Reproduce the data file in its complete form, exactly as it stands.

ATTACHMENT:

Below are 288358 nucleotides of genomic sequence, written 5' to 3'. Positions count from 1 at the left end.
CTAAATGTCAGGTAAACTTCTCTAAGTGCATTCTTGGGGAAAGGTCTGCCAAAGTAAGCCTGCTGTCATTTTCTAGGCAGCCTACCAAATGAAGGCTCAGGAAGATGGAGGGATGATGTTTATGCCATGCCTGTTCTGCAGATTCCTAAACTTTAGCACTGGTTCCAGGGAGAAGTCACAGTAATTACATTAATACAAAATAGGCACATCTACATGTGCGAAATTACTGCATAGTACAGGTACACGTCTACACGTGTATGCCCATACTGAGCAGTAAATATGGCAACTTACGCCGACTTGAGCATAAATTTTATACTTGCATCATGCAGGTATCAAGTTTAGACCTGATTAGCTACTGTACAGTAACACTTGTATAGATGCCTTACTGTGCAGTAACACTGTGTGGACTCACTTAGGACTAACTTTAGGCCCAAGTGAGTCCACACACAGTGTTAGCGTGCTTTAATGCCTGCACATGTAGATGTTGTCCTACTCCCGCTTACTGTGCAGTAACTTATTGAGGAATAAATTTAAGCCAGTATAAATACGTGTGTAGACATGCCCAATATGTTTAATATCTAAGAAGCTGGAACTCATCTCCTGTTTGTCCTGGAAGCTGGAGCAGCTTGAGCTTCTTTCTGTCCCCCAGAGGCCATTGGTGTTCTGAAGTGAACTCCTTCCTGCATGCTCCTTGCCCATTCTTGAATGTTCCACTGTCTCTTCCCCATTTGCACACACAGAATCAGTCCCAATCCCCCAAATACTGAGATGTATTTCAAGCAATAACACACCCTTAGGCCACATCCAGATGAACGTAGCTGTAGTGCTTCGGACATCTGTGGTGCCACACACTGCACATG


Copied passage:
Below are 288358 nucleotides of genomic sequence, written 5' to 3'. Positions count from 1 at the left end.
CTAAATGTCAGGTAAACTTCTCTAAGTGCATTCTTGGGGAAAGGTCTGCCAAAGTAAGCCTGCTGTCATTTTCTAGGCAGCCTACCAAATGAAGGCTCAGGAAGATGGAGGGATGATGTTTATGCCATGCCTGTTCTGCAGATTCCTAAACTTTAGCACTGGTTCCAGGGAGAAGTCACAGTAATTACATTAATACAAAATAGGCACATCTACATGTGCGAAATTACTGCATAGTACAGGTACACGTCTACACGTGTATGCCCATACTGAGCAGTAAATATGGCAACTTACGCCGACTTGAGCATAAATTTTATACTTGCATCATGCAGGTATCAAGTTTAGACCTGATTAGCTACTGTACAGTAACACTTGTATAGATGCCTTACTGTGCAGTAACACTGTGTGGACTCACTTAGGACTAACTTTAGGCCCAAGTGAGTCCACACACAGTGTTAGCGTGCTTTAATGCCTGCACATGTAGATGTTGTCCTACTCCCGCTTACTGTGCAGTAACTTATTGAGGAATAAATTTAAGCCAGTATAAATACGTGTGTAGACATGCCCAATATGTTTAATATCTAAGAAGCTGGAACTCATCTCCTGTTTGTCCTGGAAGCTGGAGCAGCTTGAGCTTCTTTCTGTCCCCCAGAGGCCATTGGTGTTCTGAAGTGAACTCCTTCCTGCATGCTCCTTGCCCATTCTTGAATGTTCCACTGTCTCTTCCCCATTTGCACACACAGAATCAGTCCCAATCCCCCAAATACTGAGATGTATTTCAAGCAATAACACACCCTTAGGCCACATCCAGATGAACGTAGCTGTAGTGCTTCGGACATCTGTGGTGCCACACACTGCACATG